‘Come From Away’ Musical Recounts Untold Story Of 9/11

Nov 6, 2018, 2:03 PM

SALT LAKE CITY, Utah – “Come From Away” tells the story of what happened when international flights were forced to land in Newfoundland on 9/11 and stay for days.

The Broadway Touring Company of the musical is opening at the Eccles Theater, 131 S. Main St., Salt Lake City, on Tuesday, November 6.

Set to toe-tapping music and filled with heart-warming moments, “Come From Away” begins with America’s greatest modern tragedy.

We all know what happened in our country on Sept. 11, 2001, but because of that, a remarkable story took place in the small town of Gander, Newfoundland.

A Utahn was on one of the planes rerouted to Canada.

Dean Reeder was the state travel director at that time. He was on his way home from London where he’d had a meeting with the British Olympic Team.

Dean Reeder recounts his experience after 9/11 to Carole Mikita.

“We were flying on a beautiful day over the Atlantic,” he said.

That’s when the plane made a very noticeable change in direction, Reeder said.

“The pilot came on and told us, ‘Nothing to worry about, so we’re going to divert, probably to Newfoundland…'” he said.

Reeder wondered if they were going to Gander to refuel. Then he noticed the crew.

“We knew something was unusual because one of the flight attendants broke down and was crying,” he said.

When his Delta flight landed in Gander, a town of 10,000, Reeder and his fellow travelers saw a tarmac filled with international planes – 37 of them.

“I saw the whole fleet of every large, what they call heavy airlines, that fly the Atlantic,” he said. “All the countries’ flags were represented. That’s when I knew this was something very unusual and maybe something catastrophic.”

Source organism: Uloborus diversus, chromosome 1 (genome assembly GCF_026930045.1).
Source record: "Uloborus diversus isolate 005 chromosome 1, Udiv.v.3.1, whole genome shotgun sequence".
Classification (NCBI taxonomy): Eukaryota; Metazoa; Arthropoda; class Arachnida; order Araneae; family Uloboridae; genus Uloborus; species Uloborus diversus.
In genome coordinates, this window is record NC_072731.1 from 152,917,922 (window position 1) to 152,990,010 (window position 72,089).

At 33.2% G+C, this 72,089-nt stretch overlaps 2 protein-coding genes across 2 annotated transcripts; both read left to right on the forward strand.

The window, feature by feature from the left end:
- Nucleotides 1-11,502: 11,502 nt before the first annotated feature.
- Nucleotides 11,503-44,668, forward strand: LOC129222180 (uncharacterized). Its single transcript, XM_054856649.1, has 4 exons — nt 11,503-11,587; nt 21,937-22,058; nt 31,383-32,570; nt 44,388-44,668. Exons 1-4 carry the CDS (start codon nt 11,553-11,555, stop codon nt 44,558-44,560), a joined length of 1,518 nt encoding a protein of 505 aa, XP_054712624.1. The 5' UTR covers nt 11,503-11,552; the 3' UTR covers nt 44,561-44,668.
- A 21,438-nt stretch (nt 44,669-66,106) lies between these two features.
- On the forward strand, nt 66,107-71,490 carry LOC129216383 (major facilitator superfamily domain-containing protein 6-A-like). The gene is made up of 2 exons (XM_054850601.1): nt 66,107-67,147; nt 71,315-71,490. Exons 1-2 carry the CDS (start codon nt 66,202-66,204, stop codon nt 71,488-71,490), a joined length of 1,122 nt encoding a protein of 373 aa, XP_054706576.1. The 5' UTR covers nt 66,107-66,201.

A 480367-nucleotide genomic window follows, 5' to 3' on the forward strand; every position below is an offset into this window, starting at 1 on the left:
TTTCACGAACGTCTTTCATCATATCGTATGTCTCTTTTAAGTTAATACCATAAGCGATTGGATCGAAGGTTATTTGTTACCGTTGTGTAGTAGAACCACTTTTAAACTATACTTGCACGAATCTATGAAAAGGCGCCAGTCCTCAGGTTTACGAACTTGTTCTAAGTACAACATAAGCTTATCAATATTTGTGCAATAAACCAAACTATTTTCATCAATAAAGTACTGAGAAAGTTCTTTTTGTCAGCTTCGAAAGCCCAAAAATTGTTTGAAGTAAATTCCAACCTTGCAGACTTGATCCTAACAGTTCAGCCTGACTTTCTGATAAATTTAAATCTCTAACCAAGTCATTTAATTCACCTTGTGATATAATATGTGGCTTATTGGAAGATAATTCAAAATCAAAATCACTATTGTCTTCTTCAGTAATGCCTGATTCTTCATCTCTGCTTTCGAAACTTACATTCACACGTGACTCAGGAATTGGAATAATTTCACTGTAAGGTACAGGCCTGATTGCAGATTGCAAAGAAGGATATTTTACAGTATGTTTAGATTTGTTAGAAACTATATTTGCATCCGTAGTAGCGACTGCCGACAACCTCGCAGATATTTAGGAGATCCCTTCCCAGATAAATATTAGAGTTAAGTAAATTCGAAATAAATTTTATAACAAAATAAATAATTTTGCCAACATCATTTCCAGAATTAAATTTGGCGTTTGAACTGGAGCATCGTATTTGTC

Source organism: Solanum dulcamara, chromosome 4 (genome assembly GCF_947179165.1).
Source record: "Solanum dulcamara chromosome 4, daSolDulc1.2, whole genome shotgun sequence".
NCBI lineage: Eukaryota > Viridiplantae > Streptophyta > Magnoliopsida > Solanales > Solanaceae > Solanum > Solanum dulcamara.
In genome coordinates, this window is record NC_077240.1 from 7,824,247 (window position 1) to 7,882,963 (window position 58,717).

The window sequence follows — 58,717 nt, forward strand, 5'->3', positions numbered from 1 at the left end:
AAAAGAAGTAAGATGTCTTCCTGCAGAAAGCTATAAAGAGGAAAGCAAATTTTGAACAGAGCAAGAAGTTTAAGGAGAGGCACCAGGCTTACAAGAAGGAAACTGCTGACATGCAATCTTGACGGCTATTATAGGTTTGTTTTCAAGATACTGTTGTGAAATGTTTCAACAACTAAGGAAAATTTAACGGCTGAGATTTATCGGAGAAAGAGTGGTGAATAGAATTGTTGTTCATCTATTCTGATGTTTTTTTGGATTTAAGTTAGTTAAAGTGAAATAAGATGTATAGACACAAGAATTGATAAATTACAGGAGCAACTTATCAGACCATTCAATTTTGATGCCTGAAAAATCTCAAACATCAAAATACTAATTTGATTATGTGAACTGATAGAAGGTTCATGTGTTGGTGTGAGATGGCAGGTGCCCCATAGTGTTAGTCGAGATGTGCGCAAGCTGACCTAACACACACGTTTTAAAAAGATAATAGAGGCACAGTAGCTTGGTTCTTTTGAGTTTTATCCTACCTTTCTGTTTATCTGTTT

Reeder found out exactly what was going on thanks to a fellow passenger who had a transistor radio in his carry-on luggage.

“All of a sudden everybody was crowded around where his seat was, about halfway back,” he said. “That’s when the news traveled, of course, through the plane.”

Because his plane was one of the last to land, the flight crew and passengers stayed on board until the next morning as passengers from other flight disembarked first. There was also no cell phone service.

“Technology is great, except when it doesn’t work,” Reeder said. “The plane had those phones you could pull it out of your seat in front of you, and no one could get a line. People were calling, dialing constantly on those phones without success.”

The airlines had blocked on-board phone lines.

“I’ve got to tell you, though, the people in the cabin and the crew were fabulous,” said Reeder.

Suddenly, the townsfolk had to feed and house 7,000 visitors for five days. That’s what the musical brings to audiences – the emotions, the coming together of strangers, the personality of a town that dropped everything to help.

“We may have had uncertainty of not knowing how long we will be there, but we were all of a sudden in good hands,” Reeder said. We were comfortable people were going to take care of us.”

As the Gander town hall began to fill up with food and cots to take care of those who had “come from away,” the passengers on Reeder’s flight were bused to the even smaller fishing village of Gambo.

“Our checked luggage stayed at the airport,” he said. “We didn’t see it again until it was time to fly out, which was the following Saturday. We were there on a Tuesday and we stayed there through Saturday.”

“I also don’t want to be overly dramatic,” he added, “but I tell people that we were terrorism suspects until what they could find out we weren’t.”

In Gambo, he and his fellow passengers stayed in a fishing lodge.

“Gambo turned out to be just a magical place,” Reeder said. “It was wonderful.”

He was welcomed with open arms by people he didn’t know.

“Oh, I’ll never forget,” said Reeder. “Yes, I think I still see the faces.”

“There was an outpouring of humanity that I will always remember,” said Reeder. “I’m glad it became a play and I’m glad that it’s come to Salt Lake. I think that’s a super thing.”

Scene from “Come From Away.”

“Come From Away” sends the message that, though we will never forget 9/11, we must also remember a warm embrace from our friends up north.

There are eight performances of “Come From Away” at the Eccles Theater through Nov. 11. Go to artsaltlake.org for tickets and information.

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‘Come From Away’ Musical Recounts Untold Story Of 9/11